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Cathy Newman delivers Rosalind Franklin Lecture on women who changed the course of history

On 7 March, nearly 400 people attended Cathy Newman’s Rosalind Franklin Lecture for Humanists UK on the eve of International Women’s Day. It was Humanists UK’s largest Rosalind Franklin Lecture to date. Her talk, titled ‘Bloody Brilliant Women’ after her book of the same name, was chaired by Humanists UK’s patron, the journalist Joan Smith. It told the story of women whose lives changed the course of British history and yet whose stories remained largely untold. She also paid homage to Rosalind Franklin, whose own career was blighted by sexism during her life and even after her death.

In beginning her talk, Cathy explained her desire to uncover the untold histories of women had come about simply because 20th century women’s stories, with only a few notable exceptions, were so hard to find. Her research quickly uncovered a treasure trove of unsung heroes. ‘The more I looked,’ Cathy said, ‘the more I found that women had exerted a much greater influence on society than they were given credit for. Not just in the arts, but also in traditional “male” fields like science and engineering.’ These women included the RAF engineer Beatrice Shilling, whose quick-thinking inventions helped to win the Battle of Britain; Dorothy Lawrence, who overcame sexism to become a leading World War I war reporter, in disguise as a man; Anne McLaren, whose research helped bring about modern in vitro fertilisation; and a whole catalogue of women in technology who helped pave the way to many of the modern conveniences we enjoy today.

Broadening out, she turned to the more explicit misogyny that still permeates our culture. Drawing parallels with the vitriol faced by Barbara Castle when she introduced speed limits and breathalyser tests, Cathy pieced together a breathtaking continuity of gendered abuse, tying together the experiences of high-profile women from the early 20th century to the present day. Today this phenomenon, she argued, was even more evident in the constant abuse hurled at women MPs and journalists on social media.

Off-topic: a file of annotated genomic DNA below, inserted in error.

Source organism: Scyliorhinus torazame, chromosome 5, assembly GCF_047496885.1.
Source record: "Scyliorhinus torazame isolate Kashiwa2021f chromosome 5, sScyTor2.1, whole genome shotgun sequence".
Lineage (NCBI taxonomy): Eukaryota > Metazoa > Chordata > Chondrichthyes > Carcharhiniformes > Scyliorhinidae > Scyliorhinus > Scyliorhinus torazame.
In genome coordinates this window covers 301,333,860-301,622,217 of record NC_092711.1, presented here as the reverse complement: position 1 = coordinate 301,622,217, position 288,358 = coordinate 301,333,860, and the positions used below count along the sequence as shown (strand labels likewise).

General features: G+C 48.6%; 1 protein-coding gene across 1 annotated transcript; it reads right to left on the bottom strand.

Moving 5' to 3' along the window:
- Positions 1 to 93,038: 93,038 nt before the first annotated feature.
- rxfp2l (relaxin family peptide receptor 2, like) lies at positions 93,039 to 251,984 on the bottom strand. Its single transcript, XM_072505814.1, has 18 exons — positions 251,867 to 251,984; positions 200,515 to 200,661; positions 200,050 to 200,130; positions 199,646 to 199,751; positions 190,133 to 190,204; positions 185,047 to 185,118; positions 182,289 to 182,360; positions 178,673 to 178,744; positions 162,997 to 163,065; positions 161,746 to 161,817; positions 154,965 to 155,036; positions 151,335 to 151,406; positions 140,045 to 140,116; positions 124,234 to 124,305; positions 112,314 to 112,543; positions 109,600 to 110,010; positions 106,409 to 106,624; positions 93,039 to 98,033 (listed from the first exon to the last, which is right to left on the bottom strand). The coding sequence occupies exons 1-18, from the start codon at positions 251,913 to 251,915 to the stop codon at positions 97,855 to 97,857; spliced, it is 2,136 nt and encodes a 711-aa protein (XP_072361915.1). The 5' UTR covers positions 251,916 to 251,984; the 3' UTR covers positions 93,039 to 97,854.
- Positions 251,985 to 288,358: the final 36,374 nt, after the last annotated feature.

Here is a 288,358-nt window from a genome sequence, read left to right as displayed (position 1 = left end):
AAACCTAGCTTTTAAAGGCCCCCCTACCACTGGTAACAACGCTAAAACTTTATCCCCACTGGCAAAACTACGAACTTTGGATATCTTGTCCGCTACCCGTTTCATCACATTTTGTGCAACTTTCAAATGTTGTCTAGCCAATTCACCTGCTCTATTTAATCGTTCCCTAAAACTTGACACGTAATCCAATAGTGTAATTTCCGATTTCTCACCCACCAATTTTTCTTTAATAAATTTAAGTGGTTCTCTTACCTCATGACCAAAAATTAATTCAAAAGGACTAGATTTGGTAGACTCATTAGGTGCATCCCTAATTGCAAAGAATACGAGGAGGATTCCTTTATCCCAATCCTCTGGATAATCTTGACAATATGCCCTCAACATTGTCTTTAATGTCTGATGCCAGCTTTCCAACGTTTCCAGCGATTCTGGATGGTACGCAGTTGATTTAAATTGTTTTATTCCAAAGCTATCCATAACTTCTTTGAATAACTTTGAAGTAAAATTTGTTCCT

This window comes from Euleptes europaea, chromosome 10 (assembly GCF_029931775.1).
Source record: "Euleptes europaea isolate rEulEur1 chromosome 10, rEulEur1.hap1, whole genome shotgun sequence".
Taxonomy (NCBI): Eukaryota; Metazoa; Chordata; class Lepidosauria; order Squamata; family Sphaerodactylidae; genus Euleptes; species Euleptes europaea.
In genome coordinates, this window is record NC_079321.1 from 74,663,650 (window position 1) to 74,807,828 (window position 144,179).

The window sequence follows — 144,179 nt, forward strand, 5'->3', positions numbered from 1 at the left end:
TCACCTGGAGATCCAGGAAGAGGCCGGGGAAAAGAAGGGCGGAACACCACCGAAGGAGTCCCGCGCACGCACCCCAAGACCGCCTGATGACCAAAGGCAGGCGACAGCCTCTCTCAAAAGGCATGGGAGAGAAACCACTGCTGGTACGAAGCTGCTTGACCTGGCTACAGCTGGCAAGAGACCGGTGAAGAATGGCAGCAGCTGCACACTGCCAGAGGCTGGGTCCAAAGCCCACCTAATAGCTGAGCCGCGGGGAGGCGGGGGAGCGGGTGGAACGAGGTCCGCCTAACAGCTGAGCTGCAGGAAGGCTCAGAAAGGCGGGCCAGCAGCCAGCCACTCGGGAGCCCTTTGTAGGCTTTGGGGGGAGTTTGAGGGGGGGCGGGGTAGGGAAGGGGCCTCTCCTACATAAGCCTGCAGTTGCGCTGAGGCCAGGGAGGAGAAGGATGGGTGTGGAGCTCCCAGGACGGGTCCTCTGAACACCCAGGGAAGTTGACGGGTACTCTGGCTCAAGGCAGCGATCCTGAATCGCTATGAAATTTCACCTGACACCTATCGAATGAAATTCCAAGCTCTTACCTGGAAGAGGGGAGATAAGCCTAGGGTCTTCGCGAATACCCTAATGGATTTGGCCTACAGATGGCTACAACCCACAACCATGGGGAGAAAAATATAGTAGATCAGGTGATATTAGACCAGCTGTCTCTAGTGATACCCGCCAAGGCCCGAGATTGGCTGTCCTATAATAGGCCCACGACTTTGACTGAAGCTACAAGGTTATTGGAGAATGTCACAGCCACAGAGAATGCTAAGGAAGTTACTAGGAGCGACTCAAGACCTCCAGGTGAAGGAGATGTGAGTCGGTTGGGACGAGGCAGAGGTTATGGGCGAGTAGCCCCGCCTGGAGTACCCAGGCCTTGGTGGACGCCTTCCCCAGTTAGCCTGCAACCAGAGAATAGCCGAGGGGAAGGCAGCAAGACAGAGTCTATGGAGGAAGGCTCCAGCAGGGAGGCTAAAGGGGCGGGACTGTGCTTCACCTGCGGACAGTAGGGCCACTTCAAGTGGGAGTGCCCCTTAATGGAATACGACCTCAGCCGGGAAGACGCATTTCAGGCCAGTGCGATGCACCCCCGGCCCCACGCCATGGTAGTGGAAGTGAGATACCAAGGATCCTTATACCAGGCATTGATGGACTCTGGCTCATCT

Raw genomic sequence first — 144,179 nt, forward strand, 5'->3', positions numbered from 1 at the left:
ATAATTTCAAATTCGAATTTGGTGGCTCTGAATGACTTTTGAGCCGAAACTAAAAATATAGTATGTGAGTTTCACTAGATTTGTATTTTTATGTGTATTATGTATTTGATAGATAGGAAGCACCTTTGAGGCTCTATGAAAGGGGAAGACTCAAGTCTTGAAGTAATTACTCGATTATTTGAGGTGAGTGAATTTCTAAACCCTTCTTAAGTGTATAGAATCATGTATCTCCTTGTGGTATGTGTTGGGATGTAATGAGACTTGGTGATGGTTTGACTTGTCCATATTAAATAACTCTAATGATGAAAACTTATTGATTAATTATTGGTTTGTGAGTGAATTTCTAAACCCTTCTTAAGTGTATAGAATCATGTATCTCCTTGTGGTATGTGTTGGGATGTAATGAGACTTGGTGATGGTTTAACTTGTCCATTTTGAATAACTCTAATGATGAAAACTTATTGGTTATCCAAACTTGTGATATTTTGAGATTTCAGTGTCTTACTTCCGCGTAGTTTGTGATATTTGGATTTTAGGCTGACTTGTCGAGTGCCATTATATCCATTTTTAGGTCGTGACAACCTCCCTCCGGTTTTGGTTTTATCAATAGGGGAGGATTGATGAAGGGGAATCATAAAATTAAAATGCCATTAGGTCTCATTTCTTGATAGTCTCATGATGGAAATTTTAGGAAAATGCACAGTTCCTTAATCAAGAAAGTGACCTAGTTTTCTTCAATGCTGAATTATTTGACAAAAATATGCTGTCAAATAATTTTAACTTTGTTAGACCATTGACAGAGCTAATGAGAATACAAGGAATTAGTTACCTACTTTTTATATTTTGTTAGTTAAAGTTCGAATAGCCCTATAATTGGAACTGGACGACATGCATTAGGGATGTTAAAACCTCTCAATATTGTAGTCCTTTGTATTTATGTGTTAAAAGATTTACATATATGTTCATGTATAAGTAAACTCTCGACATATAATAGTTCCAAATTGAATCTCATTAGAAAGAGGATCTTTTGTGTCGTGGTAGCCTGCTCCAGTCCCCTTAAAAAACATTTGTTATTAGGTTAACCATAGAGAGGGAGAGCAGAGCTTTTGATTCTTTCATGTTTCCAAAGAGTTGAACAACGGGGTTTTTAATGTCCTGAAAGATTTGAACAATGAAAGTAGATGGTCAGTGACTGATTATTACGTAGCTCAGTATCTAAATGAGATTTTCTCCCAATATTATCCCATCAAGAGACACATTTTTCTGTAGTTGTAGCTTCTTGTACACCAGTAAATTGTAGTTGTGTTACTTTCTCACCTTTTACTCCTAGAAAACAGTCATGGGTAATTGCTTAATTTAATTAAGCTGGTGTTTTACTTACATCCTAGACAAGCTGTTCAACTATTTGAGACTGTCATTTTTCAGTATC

The lecture also touched on the ‘#MeToo’ social movement, in the advent of Harvey Weinstein’s arrest, which encouraged speak up about sexual harassment and abuse. Cathy noted that the backlash to #MeToo had become a significant cultural force in itself, and clearly demonstrated that the movement ‘had only just begun’, and that there was much work to do to challenge ingrained sexism in society.

Asked what supportive men could do to combat sexism, she made one clear, unapologetic ask: ‘call out bad behaviour and inequality wherever you find it.’

In recognition of her history of fearless investigative journalism and her recent work to highlight the untold histories of women in Britain through Bloody Brilliant Women, Cathy was awarded the inaugural Rosalind Franklin Medal, as presented by Joan Smith. Humanists UK intends that the medal will be awarded each year to its appointed Rosalind Franklin Lecturer.

Notes

The Rosalind Franklin Lecture, part of the Humanists UK Annual Lecture Series, explores and celebrates the contribution of women towards the promotion and advancement of humanism in the UK and around the world. It is a part of the Humanists UK annual lecture series, along the Darwin Day Lecture, the Voltaire Lecture, the Holyoake Lecture, and the Blackham Lecture.

At Humanists UK, we advance free thinking and promote humanism to create a tolerant society where rational thinking and kindness prevail. Our work brings non-religious people together to develop their own views, helping people be happier and more fulfilled in the one life we have. Through our ceremonies, education services, and community and campaigning work, we strive to create a fair and equal society for all.

 

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